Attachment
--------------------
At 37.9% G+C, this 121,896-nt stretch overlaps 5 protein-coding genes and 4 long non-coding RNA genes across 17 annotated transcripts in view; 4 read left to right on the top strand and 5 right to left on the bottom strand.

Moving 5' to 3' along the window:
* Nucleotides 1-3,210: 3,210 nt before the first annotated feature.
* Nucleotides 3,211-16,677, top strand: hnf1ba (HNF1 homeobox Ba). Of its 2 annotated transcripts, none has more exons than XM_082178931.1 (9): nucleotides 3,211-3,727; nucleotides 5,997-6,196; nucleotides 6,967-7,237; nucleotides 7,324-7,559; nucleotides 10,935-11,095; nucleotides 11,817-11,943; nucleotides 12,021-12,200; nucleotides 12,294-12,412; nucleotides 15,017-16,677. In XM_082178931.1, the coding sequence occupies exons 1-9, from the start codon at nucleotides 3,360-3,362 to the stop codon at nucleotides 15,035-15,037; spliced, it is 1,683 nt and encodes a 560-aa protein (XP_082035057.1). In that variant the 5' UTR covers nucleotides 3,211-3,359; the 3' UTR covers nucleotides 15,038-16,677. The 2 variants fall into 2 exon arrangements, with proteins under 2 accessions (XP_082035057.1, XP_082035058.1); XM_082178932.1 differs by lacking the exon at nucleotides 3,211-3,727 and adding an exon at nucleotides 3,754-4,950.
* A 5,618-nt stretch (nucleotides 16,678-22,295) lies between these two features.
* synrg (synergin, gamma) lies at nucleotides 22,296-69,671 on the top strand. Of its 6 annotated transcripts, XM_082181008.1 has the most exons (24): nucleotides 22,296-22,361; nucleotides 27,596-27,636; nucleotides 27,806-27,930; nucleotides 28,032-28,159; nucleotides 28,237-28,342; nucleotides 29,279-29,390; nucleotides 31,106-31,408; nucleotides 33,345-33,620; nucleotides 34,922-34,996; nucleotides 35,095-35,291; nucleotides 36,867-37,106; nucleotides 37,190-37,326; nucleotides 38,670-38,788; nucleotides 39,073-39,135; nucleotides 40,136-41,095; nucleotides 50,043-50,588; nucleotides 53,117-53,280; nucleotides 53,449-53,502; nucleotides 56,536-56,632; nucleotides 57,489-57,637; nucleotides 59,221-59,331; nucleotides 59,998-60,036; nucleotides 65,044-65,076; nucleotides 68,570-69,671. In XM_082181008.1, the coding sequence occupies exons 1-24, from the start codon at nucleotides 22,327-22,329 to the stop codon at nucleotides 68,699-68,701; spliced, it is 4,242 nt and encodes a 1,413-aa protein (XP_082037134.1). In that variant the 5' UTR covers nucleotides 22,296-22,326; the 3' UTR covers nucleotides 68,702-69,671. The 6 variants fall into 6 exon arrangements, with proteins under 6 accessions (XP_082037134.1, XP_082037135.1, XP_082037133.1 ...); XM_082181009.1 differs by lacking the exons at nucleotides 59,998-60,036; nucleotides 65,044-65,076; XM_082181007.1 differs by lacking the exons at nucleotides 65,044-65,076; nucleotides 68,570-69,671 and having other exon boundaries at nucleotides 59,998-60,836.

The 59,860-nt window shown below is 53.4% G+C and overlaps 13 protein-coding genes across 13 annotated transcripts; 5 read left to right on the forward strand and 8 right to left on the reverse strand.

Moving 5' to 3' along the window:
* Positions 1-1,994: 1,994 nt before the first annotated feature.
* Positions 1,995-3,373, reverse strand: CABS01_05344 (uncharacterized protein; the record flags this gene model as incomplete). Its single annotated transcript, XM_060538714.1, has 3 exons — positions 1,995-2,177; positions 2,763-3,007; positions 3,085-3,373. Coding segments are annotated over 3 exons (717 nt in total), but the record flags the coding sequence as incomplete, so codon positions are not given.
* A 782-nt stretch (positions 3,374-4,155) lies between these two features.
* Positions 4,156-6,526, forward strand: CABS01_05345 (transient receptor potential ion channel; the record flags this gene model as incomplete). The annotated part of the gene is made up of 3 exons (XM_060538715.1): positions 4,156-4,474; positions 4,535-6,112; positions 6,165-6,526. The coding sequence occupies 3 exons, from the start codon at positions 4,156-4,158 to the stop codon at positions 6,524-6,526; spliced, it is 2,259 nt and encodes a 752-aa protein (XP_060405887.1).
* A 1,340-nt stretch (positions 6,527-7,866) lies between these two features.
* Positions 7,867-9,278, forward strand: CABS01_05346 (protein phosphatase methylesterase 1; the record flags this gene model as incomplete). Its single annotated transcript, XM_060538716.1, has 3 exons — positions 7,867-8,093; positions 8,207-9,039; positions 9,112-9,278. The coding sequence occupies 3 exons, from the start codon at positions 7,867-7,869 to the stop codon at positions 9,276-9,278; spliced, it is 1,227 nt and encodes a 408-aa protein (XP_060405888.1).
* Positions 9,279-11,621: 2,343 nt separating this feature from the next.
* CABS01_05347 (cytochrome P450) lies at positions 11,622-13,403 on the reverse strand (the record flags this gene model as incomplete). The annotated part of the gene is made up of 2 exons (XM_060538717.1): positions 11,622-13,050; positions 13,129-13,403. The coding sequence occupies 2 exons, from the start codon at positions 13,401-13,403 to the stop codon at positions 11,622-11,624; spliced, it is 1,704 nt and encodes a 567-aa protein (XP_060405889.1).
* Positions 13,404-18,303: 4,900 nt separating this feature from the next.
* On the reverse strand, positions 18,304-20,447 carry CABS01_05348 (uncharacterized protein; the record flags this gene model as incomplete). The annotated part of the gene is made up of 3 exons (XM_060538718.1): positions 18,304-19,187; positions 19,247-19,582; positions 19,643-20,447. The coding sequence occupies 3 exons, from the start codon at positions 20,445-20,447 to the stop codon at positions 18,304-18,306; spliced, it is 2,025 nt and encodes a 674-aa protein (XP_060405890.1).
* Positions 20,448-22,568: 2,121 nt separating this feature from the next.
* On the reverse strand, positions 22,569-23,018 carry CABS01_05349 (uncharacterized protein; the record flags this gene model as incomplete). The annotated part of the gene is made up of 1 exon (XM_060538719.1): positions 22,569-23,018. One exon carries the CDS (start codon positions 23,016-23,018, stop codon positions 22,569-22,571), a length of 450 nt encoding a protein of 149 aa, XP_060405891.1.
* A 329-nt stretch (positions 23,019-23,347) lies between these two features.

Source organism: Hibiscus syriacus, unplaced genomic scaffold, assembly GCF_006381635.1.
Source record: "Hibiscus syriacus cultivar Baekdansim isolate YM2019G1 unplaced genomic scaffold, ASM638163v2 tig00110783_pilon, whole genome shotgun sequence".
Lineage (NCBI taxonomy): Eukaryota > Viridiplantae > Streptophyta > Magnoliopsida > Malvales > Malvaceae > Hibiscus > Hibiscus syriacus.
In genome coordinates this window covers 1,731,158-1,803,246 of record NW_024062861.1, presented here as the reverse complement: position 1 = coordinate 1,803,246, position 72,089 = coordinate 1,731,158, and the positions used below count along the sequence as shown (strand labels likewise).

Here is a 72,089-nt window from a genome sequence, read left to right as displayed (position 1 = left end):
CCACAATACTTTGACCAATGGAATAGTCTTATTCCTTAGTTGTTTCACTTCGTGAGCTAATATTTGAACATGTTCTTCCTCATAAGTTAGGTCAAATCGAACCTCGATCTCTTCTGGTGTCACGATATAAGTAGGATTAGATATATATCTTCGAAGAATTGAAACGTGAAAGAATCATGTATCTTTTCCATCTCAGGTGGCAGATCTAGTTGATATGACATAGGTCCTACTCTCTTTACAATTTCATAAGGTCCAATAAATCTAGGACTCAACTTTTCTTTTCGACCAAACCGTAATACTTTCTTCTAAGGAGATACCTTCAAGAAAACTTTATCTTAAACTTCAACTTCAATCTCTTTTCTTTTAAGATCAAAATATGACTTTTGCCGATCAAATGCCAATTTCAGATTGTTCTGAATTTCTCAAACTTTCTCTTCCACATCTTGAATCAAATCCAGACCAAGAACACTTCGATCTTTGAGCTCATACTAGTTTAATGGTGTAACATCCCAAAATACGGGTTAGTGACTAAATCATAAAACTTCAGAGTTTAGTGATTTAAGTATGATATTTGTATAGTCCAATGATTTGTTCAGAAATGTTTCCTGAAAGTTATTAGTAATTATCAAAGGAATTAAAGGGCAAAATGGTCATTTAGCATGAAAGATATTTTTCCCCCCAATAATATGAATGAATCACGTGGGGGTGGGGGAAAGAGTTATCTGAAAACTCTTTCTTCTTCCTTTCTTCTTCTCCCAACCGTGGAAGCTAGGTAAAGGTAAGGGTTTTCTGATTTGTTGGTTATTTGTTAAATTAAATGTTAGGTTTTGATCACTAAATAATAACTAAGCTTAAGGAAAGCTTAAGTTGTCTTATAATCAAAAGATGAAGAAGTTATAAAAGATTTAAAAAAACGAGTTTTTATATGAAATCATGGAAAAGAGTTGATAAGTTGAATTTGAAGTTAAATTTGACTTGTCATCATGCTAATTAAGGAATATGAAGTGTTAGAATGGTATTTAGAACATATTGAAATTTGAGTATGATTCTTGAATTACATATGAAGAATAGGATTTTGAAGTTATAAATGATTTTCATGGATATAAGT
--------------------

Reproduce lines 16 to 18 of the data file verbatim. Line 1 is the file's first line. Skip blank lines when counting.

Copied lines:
* CABS01_05347 (cytochrome P450) lies at positions 11,622-13,403 on the reverse strand (the record flags this gene model as incomplete). The annotated part of the gene is made up of 2 exons (XM_060538717.1): positions 11,622-13,050; positions 13,129-13,403. The coding sequence occupies 2 exons, from the start codon at positions 13,401-13,403 to the stop codon at positions 11,622-11,624; spliced, it is 1,704 nt and encodes a 567-aa protein (XP_060405889.1).
* Positions 13,404-18,303: 4,900 nt separating this feature from the next.
* On the reverse strand, positions 18,304-20,447 carry CABS01_05348 (uncharacterized protein; the record flags this gene model as incomplete). The annotated part of the gene is made up of 3 exons (XM_060538718.1): positions 18,304-19,187; positions 19,247-19,582; positions 19,643-20,447. The coding sequence occupies 3 exons, from the start codon at positions 20,445-20,447 to the stop codon at positions 18,304-18,306; spliced, it is 2,025 nt and encodes a 674-aa protein (XP_060405890.1).